- Thinking about the experience of the person who moved – how much agency did they have? How many choices (if any) did they have? For example could they decide when they moved, could they decide where they moved to, could they decide who they moved with?
- Focusing on the testimony, did this person cross an international border or not? Are they talking about the possibility of crossing a border? Or are they talking about moving within their own country?
- What kind of risks might this person have encountered if they had stayed where they were? And what kind of new or different risks do you think they will encounter as a result of moving?
- Now choose one other testimony from a different chapter of the Moving Stories collection. Go through the above questions again. Which answers are similar and which are different?
5. If you want, write down the answers to the above questions and post them to the course Facebook group. If you wish, please also post encouraging and constructive comments on other people’s posts who have done this
The very big picture. A very brief history of migration and climate change. March 14th 2019
What do we know? And what does the future hold? April 18th 2019
Politics 1: Neoliberalism. May
Politics 2: Our unequal world. June
Politics 3: Security - for who? July
Policy 1: key policy issues. August
Policy 2: policy processes and decision-making. September
Complex crises 1: Syria and the Rohingya. October
Complex crises 2: The Pacific Islands and the Horn of Africa. November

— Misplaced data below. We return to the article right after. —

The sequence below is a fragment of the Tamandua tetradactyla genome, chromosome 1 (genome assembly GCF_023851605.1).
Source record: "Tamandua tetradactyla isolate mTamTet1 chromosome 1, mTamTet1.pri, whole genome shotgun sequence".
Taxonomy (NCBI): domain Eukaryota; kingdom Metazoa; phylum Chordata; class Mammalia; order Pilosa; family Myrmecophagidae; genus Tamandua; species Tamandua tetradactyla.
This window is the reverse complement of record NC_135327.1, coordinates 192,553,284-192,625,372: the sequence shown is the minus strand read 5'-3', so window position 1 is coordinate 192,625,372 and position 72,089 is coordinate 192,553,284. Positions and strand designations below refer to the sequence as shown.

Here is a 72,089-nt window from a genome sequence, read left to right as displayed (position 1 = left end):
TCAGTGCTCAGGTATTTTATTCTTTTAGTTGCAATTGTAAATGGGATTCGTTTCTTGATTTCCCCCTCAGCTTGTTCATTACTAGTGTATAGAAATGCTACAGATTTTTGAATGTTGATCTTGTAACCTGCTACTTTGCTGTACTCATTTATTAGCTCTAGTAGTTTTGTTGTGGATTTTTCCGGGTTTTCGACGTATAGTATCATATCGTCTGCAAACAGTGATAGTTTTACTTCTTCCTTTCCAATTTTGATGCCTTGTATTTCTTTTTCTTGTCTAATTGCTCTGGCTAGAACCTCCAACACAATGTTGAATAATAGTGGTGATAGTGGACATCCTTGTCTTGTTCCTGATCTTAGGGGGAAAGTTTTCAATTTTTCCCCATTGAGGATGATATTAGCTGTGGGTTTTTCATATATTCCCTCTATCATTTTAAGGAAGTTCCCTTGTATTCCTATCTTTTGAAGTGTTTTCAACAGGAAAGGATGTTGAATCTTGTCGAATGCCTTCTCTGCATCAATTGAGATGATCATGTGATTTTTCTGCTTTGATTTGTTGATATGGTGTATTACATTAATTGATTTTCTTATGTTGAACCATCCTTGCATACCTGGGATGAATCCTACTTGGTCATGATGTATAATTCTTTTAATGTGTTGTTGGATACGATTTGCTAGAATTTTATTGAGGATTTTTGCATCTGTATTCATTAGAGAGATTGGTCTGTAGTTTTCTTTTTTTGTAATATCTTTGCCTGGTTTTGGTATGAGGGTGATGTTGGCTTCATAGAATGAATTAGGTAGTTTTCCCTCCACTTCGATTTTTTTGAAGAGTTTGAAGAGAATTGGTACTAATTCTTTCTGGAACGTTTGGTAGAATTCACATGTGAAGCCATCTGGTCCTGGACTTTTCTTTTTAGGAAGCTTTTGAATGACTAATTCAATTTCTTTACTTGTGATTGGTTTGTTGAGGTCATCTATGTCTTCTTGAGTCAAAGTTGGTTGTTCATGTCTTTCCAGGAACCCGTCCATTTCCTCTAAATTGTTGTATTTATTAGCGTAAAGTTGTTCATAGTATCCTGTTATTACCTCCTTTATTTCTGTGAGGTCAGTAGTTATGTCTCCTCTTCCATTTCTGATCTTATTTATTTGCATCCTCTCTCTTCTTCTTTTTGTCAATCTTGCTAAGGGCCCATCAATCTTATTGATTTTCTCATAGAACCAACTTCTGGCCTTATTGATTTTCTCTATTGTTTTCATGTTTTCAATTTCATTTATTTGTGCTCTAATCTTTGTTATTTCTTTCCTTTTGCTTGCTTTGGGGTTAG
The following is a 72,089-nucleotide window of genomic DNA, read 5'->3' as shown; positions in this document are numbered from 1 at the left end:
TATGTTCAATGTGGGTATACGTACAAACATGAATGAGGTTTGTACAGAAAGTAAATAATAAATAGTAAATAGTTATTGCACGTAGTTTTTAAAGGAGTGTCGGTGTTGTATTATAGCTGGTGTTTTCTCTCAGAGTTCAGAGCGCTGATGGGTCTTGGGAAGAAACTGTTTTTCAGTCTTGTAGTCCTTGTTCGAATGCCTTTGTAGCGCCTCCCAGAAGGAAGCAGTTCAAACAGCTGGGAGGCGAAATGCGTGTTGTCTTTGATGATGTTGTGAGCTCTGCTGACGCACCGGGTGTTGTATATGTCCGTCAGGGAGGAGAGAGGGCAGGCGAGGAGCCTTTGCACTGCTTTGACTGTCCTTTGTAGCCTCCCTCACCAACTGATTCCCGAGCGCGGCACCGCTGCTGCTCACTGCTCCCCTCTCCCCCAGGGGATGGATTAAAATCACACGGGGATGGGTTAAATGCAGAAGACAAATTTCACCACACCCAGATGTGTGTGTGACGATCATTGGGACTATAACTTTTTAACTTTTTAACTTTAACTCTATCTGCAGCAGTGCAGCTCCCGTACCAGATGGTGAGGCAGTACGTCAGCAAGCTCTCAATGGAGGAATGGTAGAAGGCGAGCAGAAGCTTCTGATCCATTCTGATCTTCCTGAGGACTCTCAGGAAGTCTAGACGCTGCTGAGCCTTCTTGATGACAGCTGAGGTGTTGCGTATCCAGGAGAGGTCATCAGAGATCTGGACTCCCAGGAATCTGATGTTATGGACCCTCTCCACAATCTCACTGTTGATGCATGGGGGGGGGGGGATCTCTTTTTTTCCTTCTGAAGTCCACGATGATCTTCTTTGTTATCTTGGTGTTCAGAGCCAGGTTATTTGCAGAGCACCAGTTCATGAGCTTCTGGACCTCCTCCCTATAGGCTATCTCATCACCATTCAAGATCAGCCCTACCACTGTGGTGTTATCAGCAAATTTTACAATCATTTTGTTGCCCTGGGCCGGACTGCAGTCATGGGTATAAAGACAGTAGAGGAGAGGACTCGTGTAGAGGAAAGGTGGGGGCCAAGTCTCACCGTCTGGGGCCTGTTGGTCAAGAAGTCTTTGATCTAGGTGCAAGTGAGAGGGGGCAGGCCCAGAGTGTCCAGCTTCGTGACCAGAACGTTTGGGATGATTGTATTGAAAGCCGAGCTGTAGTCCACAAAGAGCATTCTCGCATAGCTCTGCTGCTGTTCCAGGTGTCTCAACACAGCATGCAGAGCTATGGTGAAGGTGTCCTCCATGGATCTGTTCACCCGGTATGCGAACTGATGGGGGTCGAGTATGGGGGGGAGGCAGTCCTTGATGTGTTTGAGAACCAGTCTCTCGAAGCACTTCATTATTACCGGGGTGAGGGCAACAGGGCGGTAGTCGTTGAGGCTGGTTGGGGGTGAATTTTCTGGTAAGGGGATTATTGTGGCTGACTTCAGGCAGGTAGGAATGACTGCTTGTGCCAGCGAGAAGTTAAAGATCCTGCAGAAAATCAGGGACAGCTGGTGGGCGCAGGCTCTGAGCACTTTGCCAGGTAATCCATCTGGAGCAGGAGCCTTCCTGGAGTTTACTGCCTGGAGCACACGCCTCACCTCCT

Does the course cost anything?
The course is completely free
How much time will it take up?
There is one session per month. Each session is roughly 2 hours long. The minimum time is, therefore, two hours, but you can pursue your own interests and follow up using the recommended reading from each session
What equipment do I need?
You need a device with a screen and an internet connection. To join the sessions live, your device will need to be able to access our webinar platform ‘Zoom.’ You can check the device requirements here. To catch up with the sessions later, you’ll need a device that can play Youtube videos.
Are there any prerequisites?
No, you don’t need any previous qualifications. We don’t assume you have any previous experience in this field.
Is the course accredited by an academic institution?
How often are you going to email me?
Is there any assessment?
No, there is no requirement to complete or submit work for assessment
“Diving Near Slums of Cebu City Philippin” (CC BY-NC-ND 2.0) by AdamCohn
“Pakistan Floods – 6 months on” (CC BY-NC-ND 2.0) DfiD / Russell Watkins
An evening briefing exploring the links between climate change and migration. Find out more and book places. 24 October, London
Workshop on climate change and migration. A half-day session exploring the links between climate change and migration. 16 October, London
Governments across the world should legalise and regulate temporary climate migration, rather than try to prevent it.
Most of what you know about climate-linked migration is probably wrong. The media usually report on the connections that are most dramatic or tragic, skewing the picture.
Last year 23 million people were forced from their homes by disasters linked to the weather and climate change. As the planet warms (which inevitably it will) this number will probably go up.
Who gets quoted by the media when they cover climate-linked migration? And how have those sources shaped the public debate?